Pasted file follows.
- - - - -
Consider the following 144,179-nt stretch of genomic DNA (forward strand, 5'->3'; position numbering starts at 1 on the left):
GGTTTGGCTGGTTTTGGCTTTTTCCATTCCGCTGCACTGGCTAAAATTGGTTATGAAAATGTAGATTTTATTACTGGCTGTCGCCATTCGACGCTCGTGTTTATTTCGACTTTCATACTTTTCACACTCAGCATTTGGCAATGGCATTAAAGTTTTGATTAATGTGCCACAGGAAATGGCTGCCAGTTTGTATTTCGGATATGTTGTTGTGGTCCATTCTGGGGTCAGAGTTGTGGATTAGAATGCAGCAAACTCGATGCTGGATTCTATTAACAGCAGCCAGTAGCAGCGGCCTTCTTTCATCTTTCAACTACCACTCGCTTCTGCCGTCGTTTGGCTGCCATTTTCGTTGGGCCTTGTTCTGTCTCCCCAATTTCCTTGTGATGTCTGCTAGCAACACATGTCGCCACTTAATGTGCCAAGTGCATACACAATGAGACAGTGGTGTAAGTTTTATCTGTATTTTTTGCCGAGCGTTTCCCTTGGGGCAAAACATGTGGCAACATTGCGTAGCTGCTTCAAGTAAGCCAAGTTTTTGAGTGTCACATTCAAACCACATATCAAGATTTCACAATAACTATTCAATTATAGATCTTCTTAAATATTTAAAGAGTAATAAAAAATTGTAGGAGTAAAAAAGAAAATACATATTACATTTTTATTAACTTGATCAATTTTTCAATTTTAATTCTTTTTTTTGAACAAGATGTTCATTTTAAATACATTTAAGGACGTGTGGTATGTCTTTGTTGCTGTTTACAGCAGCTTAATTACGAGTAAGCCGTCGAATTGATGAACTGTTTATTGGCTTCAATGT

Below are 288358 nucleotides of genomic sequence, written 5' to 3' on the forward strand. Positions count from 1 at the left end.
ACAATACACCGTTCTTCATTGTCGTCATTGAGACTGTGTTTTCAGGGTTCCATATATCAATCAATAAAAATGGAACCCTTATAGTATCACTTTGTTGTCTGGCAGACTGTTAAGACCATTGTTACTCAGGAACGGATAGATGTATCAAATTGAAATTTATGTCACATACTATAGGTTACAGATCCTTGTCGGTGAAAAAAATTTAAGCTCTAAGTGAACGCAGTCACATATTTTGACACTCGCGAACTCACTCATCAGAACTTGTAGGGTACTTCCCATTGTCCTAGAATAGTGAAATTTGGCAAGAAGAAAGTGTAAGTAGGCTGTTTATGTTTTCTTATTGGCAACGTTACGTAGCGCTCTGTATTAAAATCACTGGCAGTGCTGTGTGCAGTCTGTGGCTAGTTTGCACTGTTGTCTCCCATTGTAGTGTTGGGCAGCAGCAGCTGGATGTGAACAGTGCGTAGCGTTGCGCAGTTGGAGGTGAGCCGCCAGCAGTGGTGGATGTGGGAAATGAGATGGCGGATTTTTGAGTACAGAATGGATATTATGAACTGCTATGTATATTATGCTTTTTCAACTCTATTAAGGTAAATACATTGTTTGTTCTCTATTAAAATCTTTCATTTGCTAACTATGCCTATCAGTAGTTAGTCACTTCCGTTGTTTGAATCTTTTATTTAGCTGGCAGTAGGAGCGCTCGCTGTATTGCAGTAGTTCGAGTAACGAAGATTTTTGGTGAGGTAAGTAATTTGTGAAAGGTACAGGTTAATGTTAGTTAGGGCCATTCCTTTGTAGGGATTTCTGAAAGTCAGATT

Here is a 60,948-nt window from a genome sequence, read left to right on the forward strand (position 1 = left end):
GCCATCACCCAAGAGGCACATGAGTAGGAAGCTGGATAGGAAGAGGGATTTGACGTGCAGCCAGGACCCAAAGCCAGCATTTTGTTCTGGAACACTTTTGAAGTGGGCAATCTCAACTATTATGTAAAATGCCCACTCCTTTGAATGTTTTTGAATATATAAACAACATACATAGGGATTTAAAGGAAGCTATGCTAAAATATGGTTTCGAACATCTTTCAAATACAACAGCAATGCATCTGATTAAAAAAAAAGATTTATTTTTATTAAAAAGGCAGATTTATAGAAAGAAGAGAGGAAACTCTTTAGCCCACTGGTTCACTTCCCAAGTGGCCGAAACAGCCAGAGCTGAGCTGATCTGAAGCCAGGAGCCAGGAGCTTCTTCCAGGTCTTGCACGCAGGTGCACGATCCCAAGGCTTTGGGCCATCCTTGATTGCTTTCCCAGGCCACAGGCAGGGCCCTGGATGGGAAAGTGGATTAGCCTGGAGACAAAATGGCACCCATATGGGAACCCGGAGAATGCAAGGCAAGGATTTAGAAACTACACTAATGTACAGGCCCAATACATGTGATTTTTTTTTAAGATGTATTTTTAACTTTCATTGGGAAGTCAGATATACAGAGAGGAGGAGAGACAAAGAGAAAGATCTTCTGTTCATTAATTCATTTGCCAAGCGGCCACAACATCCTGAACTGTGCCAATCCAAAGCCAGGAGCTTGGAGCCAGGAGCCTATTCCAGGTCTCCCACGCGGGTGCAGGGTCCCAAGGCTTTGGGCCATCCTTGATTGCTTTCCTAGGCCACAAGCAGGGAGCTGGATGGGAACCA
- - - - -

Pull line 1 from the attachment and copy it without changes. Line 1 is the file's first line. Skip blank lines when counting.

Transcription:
Consider the following 144,179-nt stretch of genomic DNA (forward strand, 5'->3'; position numbering starts at 1 on the left):